Now we could interact again and I could help take some of the burden off my wife, especially now that I was finally out of bed. We were lucky that my wife’s symptoms were more like a cold and, aside from that one night, my toddler only really had a stuffy nose and some coughing. My older daughter was sick for about two days, but even her symptoms were tame compared to my own. I was confined to my bed from Saturday morning through Tuesday and while I still worked that whole time (no days off!), I couldn’t really function otherwise. I was famished, but didn’t want to eat anything. I couldn’t sleep and I didn’t have a TV in my office — only had a laptop with a DVD player (no streaming)— so I watched the final three seasons of Seinfeld over and over and prayed for either improvement or death.
When we all reconvened on Tuesday night, it felt like a surreal reunion since we had all been under the same roof, but not in the same room, in four days. By Wednesday, everyone was still stuffy and suffering from a cough, but they were generally okay. I was still dealing with a splitting headache and overall fatigue, but I was able to move around and even do some things around the house.
I felt like I was turning the corner.
Then the night came. I kept falling asleep only to wake up four minutes later, when I would readjust my body, and try to fall into a deep sleep only to wake up three minutes later. Repeat for hours. My fever had returned with a vengeance, I had chills, I was simultaneously hot and freezing cold, and every inch of my body felt as if it had been hit with a sledge hammer. I actually took a long, extremely hot shower at 3 a.m. because it was the only thing that would bring even a small amount of relief.
I slept for a bit, woke up, and proceeded to violently vomit. While it had felt like the flu the first few days, it now felt like a superflu combined with the worst hangover of my life. I couldn’t imagine it was possible to be any sicker than I was.
I texted my friend, an ER doctor, and she said she was working all day so if I thought I was dying, I should come in to get checked out. I demurred, but my wife insisted that I go, so I dragged myself to the hospital and got myself a bed in a hallway.
They checked my vitals, took a chest X-ray, and gave me Toradol. Everything came back fine — I had COVID but didn’t need a ventilator or anything else the hospital could provide.
“I know you feel like you’re dying, but these are the symptoms I see all the time,” my friend said. “Just imagine how sick you’d be if you weren’t vaccinated.” She told me that there isn’t really any medication that has been proven effective against COVID. I just needed to hold on and wait it out.
“This too shall pass,” she said.
She was right, of course. I struggled through the rest of that day, praying for relief, and and when I awoke in the middle of the night in a pool of sweat, I knew my fever had broken.
My head still felt like it was being crushed in a vise, but it no longer felt like someone was also holding a blowtorch to the top of my dome. I moved around gingerly on Christmas Eve, saving my energy enough to do our holiday duties: opening presents over zoom with my wife’s family, taking pictures, putting out cookies and milk, and, once the kids were asleep, setting up what Santa had brought this year.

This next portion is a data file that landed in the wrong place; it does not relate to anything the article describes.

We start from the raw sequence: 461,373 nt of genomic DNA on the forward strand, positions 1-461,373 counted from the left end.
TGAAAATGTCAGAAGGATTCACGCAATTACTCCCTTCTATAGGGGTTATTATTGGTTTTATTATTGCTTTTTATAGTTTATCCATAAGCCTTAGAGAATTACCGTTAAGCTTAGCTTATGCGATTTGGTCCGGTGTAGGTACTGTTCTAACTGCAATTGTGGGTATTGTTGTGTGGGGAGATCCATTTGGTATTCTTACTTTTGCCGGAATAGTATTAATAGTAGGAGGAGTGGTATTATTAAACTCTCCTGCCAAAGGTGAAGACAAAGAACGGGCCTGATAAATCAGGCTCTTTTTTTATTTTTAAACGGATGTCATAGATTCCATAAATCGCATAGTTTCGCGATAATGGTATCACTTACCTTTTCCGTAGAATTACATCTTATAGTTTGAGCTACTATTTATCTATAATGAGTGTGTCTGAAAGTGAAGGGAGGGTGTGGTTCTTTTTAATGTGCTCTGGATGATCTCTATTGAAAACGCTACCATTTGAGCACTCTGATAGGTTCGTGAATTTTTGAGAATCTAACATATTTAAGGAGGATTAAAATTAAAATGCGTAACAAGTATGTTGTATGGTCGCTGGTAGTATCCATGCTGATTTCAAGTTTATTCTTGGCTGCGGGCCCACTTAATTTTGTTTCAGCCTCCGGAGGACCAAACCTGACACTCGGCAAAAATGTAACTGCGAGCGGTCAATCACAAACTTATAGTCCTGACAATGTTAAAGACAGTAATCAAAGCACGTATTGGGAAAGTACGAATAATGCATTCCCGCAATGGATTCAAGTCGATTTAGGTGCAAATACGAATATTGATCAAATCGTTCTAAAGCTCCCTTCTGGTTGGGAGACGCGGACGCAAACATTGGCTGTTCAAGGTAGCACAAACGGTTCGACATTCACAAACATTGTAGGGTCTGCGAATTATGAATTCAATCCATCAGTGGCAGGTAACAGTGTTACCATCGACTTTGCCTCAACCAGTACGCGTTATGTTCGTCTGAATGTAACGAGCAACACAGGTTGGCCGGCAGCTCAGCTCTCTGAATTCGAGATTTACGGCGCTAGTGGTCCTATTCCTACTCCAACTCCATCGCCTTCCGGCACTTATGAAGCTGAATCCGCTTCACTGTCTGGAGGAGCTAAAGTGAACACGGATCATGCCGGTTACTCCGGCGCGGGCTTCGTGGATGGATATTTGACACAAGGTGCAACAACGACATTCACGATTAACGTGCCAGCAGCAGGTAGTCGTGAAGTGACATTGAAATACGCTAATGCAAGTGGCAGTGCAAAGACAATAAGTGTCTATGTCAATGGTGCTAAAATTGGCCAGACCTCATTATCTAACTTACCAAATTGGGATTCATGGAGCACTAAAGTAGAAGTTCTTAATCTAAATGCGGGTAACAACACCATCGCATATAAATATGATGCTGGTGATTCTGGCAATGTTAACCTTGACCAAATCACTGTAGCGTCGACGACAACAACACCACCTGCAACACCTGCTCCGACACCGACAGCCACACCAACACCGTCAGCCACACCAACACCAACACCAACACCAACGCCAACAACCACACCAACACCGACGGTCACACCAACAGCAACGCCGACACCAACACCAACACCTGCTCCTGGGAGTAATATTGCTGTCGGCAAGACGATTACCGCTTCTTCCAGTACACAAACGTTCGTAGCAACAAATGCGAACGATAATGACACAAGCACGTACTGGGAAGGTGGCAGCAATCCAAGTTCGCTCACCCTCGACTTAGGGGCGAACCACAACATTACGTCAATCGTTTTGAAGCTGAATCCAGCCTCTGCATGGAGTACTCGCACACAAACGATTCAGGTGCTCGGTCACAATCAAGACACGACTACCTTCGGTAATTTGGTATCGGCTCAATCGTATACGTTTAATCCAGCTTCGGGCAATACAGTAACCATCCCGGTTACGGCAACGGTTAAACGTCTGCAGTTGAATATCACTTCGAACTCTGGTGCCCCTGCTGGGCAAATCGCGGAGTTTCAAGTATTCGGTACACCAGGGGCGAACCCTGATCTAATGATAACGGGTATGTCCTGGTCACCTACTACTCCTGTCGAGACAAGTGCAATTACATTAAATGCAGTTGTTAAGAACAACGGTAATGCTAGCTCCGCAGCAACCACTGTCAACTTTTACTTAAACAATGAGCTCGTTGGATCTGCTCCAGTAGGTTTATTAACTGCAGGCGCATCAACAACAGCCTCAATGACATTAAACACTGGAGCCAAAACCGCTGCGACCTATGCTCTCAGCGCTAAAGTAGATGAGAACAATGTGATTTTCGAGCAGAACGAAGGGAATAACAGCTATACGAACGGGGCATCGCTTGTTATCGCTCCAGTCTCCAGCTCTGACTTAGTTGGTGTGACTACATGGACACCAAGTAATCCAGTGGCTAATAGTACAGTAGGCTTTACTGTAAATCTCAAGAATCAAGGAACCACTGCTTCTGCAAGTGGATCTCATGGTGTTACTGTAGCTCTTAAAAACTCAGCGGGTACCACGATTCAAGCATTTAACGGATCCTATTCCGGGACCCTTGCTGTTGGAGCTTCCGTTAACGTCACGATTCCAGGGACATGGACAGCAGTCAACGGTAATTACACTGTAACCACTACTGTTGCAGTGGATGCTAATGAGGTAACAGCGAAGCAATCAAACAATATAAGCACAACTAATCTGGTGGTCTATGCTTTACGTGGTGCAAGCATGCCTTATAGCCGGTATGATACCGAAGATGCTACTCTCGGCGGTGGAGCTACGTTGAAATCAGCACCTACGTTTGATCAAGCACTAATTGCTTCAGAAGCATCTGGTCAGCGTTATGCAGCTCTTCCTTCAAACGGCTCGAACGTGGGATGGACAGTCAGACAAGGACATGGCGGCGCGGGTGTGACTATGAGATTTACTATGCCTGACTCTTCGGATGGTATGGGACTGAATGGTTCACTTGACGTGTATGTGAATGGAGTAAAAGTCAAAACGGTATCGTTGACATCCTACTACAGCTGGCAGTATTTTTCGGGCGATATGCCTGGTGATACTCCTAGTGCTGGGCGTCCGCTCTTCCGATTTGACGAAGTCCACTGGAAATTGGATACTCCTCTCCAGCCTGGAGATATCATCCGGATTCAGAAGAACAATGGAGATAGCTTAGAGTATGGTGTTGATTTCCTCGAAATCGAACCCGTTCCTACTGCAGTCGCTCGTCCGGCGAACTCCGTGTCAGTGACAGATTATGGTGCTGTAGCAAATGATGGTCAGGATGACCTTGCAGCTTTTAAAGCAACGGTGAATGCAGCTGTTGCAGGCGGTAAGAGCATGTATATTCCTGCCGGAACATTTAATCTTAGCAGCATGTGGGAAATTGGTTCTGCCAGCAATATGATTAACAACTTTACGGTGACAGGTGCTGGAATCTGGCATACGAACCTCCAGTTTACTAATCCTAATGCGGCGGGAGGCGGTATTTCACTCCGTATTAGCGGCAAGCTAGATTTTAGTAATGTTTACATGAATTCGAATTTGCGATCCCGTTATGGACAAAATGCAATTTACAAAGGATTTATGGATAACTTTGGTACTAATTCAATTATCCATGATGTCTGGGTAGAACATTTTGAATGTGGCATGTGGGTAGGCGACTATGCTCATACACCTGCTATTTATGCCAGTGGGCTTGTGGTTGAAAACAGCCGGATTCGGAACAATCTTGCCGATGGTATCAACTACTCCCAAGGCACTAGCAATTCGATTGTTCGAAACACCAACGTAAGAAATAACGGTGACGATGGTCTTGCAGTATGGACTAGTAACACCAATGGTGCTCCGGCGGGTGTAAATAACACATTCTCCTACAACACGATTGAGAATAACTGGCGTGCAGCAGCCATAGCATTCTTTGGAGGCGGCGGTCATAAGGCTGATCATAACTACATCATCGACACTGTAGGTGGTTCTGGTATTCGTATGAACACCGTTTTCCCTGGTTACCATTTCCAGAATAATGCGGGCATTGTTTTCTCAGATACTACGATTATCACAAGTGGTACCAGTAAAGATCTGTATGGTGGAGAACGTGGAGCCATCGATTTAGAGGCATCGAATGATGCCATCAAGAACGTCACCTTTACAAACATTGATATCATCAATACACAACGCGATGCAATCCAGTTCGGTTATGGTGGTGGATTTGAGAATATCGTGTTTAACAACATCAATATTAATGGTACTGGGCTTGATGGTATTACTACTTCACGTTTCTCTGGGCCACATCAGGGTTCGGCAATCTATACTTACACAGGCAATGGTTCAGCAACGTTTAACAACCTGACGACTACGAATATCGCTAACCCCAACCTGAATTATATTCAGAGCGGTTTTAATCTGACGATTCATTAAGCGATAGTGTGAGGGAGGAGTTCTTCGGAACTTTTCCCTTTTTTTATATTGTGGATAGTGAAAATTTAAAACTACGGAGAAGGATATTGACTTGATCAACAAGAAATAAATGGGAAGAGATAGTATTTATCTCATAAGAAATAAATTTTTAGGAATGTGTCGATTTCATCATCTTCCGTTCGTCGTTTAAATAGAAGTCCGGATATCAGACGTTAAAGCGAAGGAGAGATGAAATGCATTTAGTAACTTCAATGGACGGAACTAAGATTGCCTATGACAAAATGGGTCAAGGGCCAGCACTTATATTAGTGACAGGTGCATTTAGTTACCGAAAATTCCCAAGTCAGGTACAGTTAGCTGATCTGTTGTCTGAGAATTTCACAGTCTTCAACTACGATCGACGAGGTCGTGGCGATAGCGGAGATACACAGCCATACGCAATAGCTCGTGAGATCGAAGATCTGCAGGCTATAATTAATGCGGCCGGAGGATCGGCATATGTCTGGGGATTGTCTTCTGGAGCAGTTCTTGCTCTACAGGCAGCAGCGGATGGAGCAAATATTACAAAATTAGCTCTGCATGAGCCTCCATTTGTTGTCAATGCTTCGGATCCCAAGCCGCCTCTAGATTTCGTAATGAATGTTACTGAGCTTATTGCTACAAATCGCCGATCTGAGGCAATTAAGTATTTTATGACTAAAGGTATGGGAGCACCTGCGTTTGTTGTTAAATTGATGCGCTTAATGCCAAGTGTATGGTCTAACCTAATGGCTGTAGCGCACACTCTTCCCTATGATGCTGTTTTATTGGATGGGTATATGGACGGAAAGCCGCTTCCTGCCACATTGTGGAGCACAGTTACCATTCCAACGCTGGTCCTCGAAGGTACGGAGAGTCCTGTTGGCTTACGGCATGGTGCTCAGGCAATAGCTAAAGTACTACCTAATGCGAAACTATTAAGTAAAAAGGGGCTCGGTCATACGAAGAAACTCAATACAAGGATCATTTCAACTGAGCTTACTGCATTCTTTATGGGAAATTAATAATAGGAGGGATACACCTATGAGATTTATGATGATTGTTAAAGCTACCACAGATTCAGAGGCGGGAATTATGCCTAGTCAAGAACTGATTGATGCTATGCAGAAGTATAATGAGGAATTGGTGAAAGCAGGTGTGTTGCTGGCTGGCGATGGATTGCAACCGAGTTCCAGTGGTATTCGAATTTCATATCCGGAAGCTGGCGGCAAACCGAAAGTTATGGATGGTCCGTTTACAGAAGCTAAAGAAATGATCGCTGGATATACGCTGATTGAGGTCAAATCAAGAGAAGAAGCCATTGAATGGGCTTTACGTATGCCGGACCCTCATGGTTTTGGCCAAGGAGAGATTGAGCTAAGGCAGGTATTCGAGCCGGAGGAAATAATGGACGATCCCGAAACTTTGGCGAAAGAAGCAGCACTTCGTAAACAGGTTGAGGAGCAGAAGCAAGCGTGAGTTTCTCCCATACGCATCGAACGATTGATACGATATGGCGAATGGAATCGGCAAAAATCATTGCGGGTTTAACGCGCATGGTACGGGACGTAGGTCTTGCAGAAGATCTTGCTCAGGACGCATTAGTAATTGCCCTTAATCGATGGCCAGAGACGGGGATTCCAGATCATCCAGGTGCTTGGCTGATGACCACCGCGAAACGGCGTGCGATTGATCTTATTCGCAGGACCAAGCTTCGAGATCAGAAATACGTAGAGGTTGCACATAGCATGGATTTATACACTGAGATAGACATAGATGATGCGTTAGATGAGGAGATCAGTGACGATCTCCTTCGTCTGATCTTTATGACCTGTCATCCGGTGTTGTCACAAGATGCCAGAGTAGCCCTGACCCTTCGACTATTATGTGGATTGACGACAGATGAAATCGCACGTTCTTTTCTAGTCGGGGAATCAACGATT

Like every year, Christmas morning came far too early as my older daughter impatiently waited until the appointed time (6 a.m.) to barge into our room and announce that it was the most wonderful day of the year. Though I felt better than the day before, I was still in pretty bad shape when I woke up, but I pushed myself for the sake of childhood Christmas magic. After some coffee and a lot of French toast casserole, I was able to pass for a viable human being for the rest of the day, playing with kids and their new toys, checking in with my family over Whatsapp, and eating everything in sight.
Christmas 2021 did not go the way we had planned it, but it was far better than it could have been. We were home, we were together, and we were safe. It’s hard to ask for more considering the circumstances.
The next few days were uneventful— the four of us steadily getting better as we all hung out together in the house, living out the winter sequel to last year’s COVID spring debut. I took both girls to the pediatrician on December 30th, their first time out of the house in two weeks, and received the all clear for them to return to their regularly scheduled lives.
The new year would begin with my wife and I being a little less worried because we had all caught the virus and, fortunately, had come out on the other side.
Of course, we’re not alone.
We weren’t the first, but we were early. In the days after our tests came back, we heard from numerous friends and family members that also tested positive. My daughter’s class had so much exposure that it switched to hybrid for the final week, but in the middle of school one morning there were so many cases that they ended class immediately and sent everyone home.
In the week between Christmas and New Year’s, generally a time when everything slows down and people just run out the clock, the United States set a new record for COVID cases every day, the number far exceeding anything seen in 2020. It was everywhere.
Things have gotten so bad that our executive team was forced to rescind the observed holiday on December 31 because hospitalizations were skyrocketing and we needed every available employee to help with the deluge of patients.
As we enter 2022, when we all make promises and are optimistic for better days ahead, it’s clear that COVID isn’t leaving us anytime soon.
Christopher Pierznik is the worst-selling author of nine books. Check out more of his writing at Medium. His work has appeared on XXL, Cuepoint, Business Insider, The Cauldron, Fatherly, Hip Hop Golden Age, and many more. Follow him on Facebook or Twitter. Please feel free to get in touch at CPierznik99@gmail.com.